Which brings us to Raffaelle.  Amanda seems to be racking up some good scores on the list above.  For example, does suddenly doing yoga or playing the guitar while watching TV with others show a need for stimulation?  Probably not in and of itself but we’ll see if there arev other examples during the trial.  My question is, if found guilty, to what extent he was under Amanda’s sway and how much that should influence his sentence.  If true, her actions after the murder certainly seem like she was trying to keep him in line and keeping her close to him.

Psychopathia, btw, can not be used as part of an insanity plea in court.  Psychopaths weigh short term pleasure much higher than long term pain.  AK may smile in court because of all the attention being paid to her but she may not realize how much a life behind bars will suck; unfortunately, Rafaelle does.

Posted by Arnold_Layne on 02/14/09 at 10:34 PM | #

Actually, in Dutra’s case, she was asked to help after the wife had already poisoned her husband.  In this case, if fould guilty, Rafaelle seems to have been involved from the start as turning off his cell phone before he left his house would indicate.

Posted by C3PO on 02/14/09 at 10:49 PM | #

If found guilty they would get life.

Raffaele is what is described as a ‘filgo di papa’ or daddy’s boy in Italy. Father pays for him to ‘study’ whilst providing him with apartment, flash car etc. The italian press talk about ‘easy exams’ in Perugia (serious IT students go to Pisa Uni, I’m in IT, worked in Italy 10 yrs, so I know). His family would probably let him do that until he is in his 30’s .. not unusual.

We don’t know as much about Raffaele as Amanda, however a ‘filgo di papa’ usually acts like a 15 year old in any other country, never had to be responsiblity ... his family fix everything for him.

A good indication is his choice of reading .... i.e. comics ... and the cartoons he watches. A letter from jail has him watching only cartoons on TV.

The Japanese comic found in his apartment Manga: The Blood, last of the vampires, led the prosecutor to believe he could have been influenced by it.

Apparently his mother committed suicide ... which was what he refers to in his diary.

A book on the case, just published in Italy by a phsycologist from Rome and a director of the local Perugia newspaper, is reported to support the idea that RS was only involved with the cleanup (one of his versions of events has AK leaving his flat about 21:00 and returning at 01:00).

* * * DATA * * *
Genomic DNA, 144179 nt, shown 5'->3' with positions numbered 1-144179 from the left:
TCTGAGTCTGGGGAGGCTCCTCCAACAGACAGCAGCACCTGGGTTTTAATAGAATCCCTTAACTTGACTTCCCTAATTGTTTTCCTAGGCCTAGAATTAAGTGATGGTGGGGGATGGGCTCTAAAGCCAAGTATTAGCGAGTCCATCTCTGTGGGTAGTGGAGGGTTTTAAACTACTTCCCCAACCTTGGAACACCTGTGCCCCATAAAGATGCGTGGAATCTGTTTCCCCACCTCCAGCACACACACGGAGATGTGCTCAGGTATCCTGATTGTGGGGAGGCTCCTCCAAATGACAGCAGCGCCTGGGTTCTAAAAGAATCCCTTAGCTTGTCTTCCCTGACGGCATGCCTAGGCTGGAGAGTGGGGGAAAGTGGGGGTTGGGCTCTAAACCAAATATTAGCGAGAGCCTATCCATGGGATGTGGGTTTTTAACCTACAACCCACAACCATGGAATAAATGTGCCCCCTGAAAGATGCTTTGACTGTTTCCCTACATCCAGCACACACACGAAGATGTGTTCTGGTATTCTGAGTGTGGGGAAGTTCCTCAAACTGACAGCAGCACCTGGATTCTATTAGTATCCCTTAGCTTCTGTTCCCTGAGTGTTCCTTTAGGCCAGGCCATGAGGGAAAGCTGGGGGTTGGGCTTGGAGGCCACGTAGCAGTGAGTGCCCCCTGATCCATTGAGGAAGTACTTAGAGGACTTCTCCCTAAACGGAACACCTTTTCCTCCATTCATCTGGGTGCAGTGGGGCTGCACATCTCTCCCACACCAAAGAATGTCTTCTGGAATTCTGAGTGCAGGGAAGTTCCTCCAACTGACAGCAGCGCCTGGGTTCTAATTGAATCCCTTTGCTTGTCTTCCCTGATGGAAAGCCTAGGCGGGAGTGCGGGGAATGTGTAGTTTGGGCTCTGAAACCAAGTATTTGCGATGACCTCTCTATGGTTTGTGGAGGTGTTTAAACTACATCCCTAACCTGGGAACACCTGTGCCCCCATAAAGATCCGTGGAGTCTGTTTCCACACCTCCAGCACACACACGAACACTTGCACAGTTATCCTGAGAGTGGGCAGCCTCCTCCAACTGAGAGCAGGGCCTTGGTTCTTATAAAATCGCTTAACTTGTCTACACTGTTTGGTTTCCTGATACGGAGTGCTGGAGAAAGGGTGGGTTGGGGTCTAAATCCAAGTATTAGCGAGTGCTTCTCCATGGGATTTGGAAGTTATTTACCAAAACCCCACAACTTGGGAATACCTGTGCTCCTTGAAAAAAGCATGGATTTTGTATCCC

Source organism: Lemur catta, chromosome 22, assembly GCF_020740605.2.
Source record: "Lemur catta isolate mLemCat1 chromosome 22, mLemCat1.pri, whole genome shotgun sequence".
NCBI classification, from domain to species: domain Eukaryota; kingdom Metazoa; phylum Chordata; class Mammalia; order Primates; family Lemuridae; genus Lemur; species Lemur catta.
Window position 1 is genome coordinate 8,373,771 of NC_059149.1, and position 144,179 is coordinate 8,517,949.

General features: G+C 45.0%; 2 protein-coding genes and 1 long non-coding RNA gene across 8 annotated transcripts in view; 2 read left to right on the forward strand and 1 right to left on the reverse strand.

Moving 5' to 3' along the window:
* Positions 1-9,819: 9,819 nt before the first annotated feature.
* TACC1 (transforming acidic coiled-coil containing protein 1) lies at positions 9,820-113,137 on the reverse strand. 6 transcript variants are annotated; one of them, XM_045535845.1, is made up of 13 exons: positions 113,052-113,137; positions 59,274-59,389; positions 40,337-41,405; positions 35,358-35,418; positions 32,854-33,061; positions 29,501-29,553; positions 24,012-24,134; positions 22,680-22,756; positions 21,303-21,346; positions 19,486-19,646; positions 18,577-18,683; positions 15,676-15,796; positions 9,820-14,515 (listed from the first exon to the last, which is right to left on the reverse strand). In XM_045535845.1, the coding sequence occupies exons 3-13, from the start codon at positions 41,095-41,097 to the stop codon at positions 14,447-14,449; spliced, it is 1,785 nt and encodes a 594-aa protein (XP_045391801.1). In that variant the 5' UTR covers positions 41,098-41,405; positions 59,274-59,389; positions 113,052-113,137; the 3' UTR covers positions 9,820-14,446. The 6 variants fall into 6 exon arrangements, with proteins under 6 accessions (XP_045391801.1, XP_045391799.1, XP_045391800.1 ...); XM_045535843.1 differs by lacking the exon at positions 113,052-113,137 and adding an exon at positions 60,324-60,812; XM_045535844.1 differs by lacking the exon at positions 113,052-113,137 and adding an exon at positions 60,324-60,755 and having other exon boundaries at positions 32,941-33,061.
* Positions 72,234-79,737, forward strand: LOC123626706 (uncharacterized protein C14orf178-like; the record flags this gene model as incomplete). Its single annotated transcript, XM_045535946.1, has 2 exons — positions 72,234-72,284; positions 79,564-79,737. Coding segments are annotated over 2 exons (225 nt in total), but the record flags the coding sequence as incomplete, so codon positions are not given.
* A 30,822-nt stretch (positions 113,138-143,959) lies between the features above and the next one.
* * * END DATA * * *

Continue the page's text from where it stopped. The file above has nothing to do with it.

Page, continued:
This is probably based on the idea that Raffaele is too much of a ‘filgo di papa’ to do anything on his own.

Amanda? Well the more I read and see of her, the less she seems in touch with reality . wearing that tee shirt ‘All you need is love’ to court when faced with a murder charge?.

Just read some new stuff in the Italian magazine Panorama about RS’s family and an email from Amanda on 4th Nov ‘07 (before her arrest). I’ll summerize it and post it.

Posted by Kevin on 02/14/09 at 11:53 PM | #

Thanks for that summary if you are able to post it Kevin. What also fits the profile you are interested in is those particular manga comics.

They are all sold here in the comic shops in Manhattan, and I bought one and looked at some others. They are well-done and interesting enough, but very tame on the whole.

I asked the sales guy in one store who buys them, and he said, well, pretty-well no-one does over the age of 14.

Also the movie Amelie that he/they may have downloaded and watched is something of a cult-favorite - of girls in the low teens.

And again here the speculation surfaces: was Raffaele really present? Of course Micheli thinks he was, because of some strong DNA traces in particular.

But if he wasn’t, is there an easy way he can get himself downgraded to bit-player?

Posted by Peter Quennell on 02/15/09 at 04:59 PM | #


If Raffaele was present, you could imagine him having a ‘15 yr old’s tantrum’; but with the strength of a 24 yr old and a knife in his hand. I think that is what the prosecutor sees.

If he was only involved with the cleanup, maybe, Bongiorno thinks he won’t be believed after previously changing his story and the nonsense about hash induced amnesia; better to say nothing and see if they can discredit the prosecution evidence?.

Posted by Kevin on 02/15/09 at 06:41 PM | #

Hi Kevin,

Raffaele Sollecito lied repeatedly to the police and was unable to provide a credible alibi for the night of the murder. He definitely wasn’t at his apartment, surfing the Internet from 11pm and 1am. The fact he still doesn’t have a credible alibi will be interpreted as a clear indication that he was at the cottage when Meredith was killed.

This is by far and away the most likely scenario. Judge Paolo Micheli, who had full access to the prosecution’s 10,000 page report, concluded that the forensic evidence placed Knox, Sollecito and Guede at the cottage when Meredith was murdered.

Posted by The Machine on 02/15/09 at 07:47 PM | #